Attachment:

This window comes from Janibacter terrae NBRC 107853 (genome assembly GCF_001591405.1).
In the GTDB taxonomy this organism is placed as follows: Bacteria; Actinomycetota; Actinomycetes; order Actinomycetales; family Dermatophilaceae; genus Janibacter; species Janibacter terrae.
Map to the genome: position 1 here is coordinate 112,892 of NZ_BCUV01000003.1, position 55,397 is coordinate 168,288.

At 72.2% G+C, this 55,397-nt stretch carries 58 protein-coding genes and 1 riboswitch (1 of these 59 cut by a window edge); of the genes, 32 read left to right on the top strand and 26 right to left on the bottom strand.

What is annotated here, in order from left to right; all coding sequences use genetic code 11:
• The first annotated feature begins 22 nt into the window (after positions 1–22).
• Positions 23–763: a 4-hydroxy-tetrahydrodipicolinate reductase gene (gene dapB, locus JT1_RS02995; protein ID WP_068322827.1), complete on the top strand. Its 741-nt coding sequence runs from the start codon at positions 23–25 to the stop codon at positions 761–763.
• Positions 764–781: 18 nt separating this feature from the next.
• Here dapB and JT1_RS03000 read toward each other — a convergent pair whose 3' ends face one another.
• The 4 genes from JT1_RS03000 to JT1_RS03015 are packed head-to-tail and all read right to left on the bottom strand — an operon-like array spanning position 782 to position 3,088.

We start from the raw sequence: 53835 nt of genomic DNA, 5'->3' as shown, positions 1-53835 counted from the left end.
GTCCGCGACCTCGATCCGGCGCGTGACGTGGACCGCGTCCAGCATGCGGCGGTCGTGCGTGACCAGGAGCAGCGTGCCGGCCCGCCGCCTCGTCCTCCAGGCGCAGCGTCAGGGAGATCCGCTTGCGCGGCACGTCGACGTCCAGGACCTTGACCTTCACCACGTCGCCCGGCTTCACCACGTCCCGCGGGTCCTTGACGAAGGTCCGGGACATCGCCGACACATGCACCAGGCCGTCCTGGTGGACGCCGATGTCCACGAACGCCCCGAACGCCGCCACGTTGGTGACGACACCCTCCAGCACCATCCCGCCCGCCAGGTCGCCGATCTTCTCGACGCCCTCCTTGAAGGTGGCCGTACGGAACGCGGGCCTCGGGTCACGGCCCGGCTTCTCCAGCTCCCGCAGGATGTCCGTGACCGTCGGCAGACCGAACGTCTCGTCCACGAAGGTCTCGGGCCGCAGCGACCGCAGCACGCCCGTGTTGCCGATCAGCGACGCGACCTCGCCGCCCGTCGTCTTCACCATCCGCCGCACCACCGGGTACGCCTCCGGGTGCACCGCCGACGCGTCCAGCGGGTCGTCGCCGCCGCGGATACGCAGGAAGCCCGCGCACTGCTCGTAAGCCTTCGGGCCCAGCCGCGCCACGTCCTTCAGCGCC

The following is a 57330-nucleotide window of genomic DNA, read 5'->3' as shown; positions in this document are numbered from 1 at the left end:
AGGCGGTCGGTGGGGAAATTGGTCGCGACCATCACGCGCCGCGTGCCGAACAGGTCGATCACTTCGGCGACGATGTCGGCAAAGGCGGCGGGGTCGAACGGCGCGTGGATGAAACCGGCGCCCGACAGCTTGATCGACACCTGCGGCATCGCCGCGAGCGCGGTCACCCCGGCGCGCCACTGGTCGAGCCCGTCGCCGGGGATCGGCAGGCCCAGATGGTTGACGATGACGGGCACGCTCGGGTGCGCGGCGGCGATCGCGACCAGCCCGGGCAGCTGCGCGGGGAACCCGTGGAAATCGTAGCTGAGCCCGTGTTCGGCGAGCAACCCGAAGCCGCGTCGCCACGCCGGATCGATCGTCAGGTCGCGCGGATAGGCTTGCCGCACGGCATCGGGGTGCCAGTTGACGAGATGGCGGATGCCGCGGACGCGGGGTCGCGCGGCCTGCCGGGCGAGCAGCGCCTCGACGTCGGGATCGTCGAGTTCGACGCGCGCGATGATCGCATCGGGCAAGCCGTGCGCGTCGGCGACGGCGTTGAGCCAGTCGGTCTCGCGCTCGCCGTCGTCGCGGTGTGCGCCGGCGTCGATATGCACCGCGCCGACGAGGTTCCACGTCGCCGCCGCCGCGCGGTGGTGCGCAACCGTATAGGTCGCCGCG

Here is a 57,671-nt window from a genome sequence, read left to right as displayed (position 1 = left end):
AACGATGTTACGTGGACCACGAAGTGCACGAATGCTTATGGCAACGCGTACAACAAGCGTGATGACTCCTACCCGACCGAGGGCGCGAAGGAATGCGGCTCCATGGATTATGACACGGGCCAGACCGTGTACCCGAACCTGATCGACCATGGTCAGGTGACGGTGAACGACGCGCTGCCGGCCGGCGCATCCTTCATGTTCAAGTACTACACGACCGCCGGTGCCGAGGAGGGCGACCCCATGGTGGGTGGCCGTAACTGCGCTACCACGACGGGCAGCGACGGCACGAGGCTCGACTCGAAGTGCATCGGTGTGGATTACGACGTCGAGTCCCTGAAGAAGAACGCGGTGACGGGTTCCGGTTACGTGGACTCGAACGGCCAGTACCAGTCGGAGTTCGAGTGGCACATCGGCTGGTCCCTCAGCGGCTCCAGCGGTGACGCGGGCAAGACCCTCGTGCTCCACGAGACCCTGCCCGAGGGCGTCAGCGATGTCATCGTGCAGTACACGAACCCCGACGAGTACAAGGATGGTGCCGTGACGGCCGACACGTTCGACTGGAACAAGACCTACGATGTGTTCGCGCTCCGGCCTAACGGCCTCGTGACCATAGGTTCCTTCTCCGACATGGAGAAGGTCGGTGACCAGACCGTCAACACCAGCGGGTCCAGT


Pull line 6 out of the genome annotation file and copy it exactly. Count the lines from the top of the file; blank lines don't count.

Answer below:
• The first annotated feature begins 22 nt into the window (after positions 1–22).